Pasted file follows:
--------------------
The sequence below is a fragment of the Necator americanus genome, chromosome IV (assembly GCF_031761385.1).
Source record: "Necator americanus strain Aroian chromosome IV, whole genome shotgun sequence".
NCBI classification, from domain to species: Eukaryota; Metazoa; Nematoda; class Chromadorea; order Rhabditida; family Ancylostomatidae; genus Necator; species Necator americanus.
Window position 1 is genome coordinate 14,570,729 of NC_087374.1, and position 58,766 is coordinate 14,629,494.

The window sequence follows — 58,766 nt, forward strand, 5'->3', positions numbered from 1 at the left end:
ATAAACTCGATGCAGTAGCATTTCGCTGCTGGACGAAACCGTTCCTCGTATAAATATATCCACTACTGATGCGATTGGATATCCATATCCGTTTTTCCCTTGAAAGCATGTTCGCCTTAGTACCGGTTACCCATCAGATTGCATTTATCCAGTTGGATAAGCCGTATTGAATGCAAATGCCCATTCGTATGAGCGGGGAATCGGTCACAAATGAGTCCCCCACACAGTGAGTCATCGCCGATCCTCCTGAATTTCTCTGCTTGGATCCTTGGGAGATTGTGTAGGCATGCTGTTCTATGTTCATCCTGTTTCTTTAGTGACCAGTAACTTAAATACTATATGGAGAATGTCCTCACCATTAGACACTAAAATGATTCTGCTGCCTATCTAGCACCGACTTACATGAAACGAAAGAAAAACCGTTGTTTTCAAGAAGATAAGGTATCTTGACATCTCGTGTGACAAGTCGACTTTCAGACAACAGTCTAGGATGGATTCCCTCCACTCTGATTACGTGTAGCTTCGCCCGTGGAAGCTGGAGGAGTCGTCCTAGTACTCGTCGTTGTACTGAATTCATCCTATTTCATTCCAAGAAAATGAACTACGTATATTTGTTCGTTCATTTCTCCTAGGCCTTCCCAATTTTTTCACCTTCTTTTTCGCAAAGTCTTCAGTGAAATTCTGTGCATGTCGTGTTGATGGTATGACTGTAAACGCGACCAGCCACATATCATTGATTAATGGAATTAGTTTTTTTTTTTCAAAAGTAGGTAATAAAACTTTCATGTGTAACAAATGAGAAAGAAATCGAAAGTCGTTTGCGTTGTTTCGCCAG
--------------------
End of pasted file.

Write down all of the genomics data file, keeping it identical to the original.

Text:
The sequence below is a fragment of the Necator americanus genome, chromosome IV (assembly GCF_031761385.1).
Source record: "Necator americanus strain Aroian chromosome IV, whole genome shotgun sequence".
NCBI classification, from domain to species: Eukaryota; Metazoa; Nematoda; class Chromadorea; order Rhabditida; family Ancylostomatidae; genus Necator; species Necator americanus.
Window position 1 is genome coordinate 14,570,729 of NC_087374.1, and position 58,766 is coordinate 14,629,494.

The window sequence follows — 58,766 nt, forward strand, 5'->3', positions numbered from 1 at the left end:
ATAAACTCGATGCAGTAGCATTTCGCTGCTGGACGAAACCGTTCCTCGTATAAATATATCCACTACTGATGCGATTGGATATCCATATCCGTTTTTCCCTTGAAAGCATGTTCGCCTTAGTACCGGTTACCCATCAGATTGCATTTATCCAGTTGGATAAGCCGTATTGAATGCAAATGCCCATTCGTATGAGCGGGGAATCGGTCACAAATGAGTCCCCCACACAGTGAGTCATCGCCGATCCTCCTGAATTTCTCTGCTTGGATCCTTGGGAGATTGTGTAGGCATGCTGTTCTATGTTCATCCTGTTTCTTTAGTGACCAGTAACTTAAATACTATATGGAGAATGTCCTCACCATTAGACACTAAAATGATTCTGCTGCCTATCTAGCACCGACTTACATGAAACGAAAGAAAAACCGTTGTTTTCAAGAAGATAAGGTATCTTGACATCTCGTGTGACAAGTCGACTTTCAGACAACAGTCTAGGATGGATTCCCTCCACTCTGATTACGTGTAGCTTCGCCCGTGGAAGCTGGAGGAGTCGTCCTAGTACTCGTCGTTGTACTGAATTCATCCTATTTCATTCCAAGAAAATGAACTACGTATATTTGTTCGTTCATTTCTCCTAGGCCTTCCCAATTTTTTCACCTTCTTTTTCGCAAAGTCTTCAGTGAAATTCTGTGCATGTCGTGTTGATGGTATGACTGTAAACGCGACCAGCCACATATCATTGATTAATGGAATTAGTTTTTTTTTTTCAAAAGTAGGTAATAAAACTTTCATGTGTAACAAATGAGAAAGAAATCGAAAGTCGTTTGCGTTGTTTCGCCAG